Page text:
Elaine, what a perfect example of the utility of poor relief records and scouring those tricky, old records! You’ve also hit on another issue of the burial of poor persons. While the woman in the Portsmouth records appears to have received a proper burial, there is no telling how many destitute people have been lost in the records for improper or anonymous burials. Another book you might enjoy that gives context for marginal and transient people is the volume that I mention in the first reply above: Robert Love’s Warnings. It paints a fascinating picture of Boston in the eighteenth century and the types of people that passed through.
Thank you for recommending Robert Love’s Warnings. I just sampled some of its pages at Amazon.com, and it looks really good!
I have also found information on poor relief in newspapers. The poor house or poor farm expenditures were public records. I have found them printed in the local papers quarterly or yearly. The name of each recipient, time at poor house and the cost to the local authorities is given. In my own family, young children seemed to have moved in and out of the poor house after their mother died. For a time their father was with them. They had several relatives in the area. Was no one in a position to help them?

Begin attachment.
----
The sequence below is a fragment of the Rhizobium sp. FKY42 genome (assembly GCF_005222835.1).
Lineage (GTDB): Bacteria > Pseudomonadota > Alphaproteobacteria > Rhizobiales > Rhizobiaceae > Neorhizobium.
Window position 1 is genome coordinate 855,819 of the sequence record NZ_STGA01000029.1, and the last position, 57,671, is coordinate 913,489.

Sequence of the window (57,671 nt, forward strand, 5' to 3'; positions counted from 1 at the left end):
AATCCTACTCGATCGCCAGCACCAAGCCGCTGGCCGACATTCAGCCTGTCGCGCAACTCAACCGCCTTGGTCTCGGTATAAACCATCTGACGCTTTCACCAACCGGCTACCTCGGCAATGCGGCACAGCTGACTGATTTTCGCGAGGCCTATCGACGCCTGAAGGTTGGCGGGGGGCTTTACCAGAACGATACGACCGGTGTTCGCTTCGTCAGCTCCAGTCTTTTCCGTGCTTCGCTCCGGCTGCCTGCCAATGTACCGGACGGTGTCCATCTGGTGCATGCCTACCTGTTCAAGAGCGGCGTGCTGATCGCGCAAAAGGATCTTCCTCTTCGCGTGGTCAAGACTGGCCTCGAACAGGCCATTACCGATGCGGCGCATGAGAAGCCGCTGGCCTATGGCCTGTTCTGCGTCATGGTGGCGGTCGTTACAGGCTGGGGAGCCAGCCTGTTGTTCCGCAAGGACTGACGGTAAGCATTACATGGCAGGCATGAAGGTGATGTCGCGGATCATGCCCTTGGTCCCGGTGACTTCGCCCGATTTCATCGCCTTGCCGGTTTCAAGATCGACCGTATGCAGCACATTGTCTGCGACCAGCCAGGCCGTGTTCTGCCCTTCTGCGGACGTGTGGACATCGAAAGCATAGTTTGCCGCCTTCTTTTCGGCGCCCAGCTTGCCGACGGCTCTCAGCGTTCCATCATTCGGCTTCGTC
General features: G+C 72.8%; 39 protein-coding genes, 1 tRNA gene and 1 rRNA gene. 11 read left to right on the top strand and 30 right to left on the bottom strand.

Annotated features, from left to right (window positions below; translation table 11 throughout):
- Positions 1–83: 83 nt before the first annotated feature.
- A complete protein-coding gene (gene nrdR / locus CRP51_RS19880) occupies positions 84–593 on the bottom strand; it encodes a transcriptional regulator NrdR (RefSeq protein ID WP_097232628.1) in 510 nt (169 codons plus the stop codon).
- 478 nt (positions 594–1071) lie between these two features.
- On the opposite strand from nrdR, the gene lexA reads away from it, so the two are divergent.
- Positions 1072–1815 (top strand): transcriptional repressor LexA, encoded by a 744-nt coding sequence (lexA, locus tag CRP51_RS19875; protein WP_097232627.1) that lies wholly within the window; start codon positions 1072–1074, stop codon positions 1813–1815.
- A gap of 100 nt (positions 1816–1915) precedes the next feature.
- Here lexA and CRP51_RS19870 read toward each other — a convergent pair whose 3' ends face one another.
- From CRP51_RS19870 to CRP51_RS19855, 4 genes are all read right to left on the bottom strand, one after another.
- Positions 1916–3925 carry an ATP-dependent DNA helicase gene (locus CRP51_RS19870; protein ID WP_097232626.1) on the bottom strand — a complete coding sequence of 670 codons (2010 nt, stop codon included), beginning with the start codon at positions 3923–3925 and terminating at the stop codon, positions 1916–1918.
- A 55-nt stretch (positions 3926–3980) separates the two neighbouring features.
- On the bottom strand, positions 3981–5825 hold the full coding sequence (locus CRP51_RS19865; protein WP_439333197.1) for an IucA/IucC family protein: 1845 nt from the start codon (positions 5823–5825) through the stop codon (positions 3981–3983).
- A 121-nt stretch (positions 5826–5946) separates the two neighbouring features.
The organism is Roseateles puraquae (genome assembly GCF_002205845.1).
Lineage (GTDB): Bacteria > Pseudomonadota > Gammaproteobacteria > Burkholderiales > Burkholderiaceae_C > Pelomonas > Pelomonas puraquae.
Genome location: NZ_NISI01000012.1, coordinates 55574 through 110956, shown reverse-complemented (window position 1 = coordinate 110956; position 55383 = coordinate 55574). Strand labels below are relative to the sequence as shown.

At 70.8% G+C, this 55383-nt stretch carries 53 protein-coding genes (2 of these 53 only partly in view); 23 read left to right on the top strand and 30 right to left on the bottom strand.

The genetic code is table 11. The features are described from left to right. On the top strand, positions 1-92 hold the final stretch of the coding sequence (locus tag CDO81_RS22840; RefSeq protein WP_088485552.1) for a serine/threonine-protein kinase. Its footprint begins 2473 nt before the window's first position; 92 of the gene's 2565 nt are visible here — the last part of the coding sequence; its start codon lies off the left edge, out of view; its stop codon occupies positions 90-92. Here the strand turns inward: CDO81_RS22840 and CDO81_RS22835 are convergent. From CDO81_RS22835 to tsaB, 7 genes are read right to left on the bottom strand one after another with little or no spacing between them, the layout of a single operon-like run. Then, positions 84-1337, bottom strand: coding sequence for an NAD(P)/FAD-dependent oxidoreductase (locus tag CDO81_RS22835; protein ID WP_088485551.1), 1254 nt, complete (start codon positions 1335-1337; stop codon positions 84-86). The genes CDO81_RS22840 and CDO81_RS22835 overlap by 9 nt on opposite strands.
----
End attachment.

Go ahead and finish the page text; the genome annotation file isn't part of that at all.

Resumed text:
I have found indirect relatives in both a juvenile reform institution in NY at age 9 and a poor house in Montana, where he died. The former was a boy whose father died and mother remarried and evidently scattered the children. I haven’t been able to trace him beyond the institution to know what he made of his life. His sister is my ancestor. Very hard to trace children that have been farmed out. The latter certainly had relatives who could take him in and evidently did according to previous censuses, but they don’t always know the situation.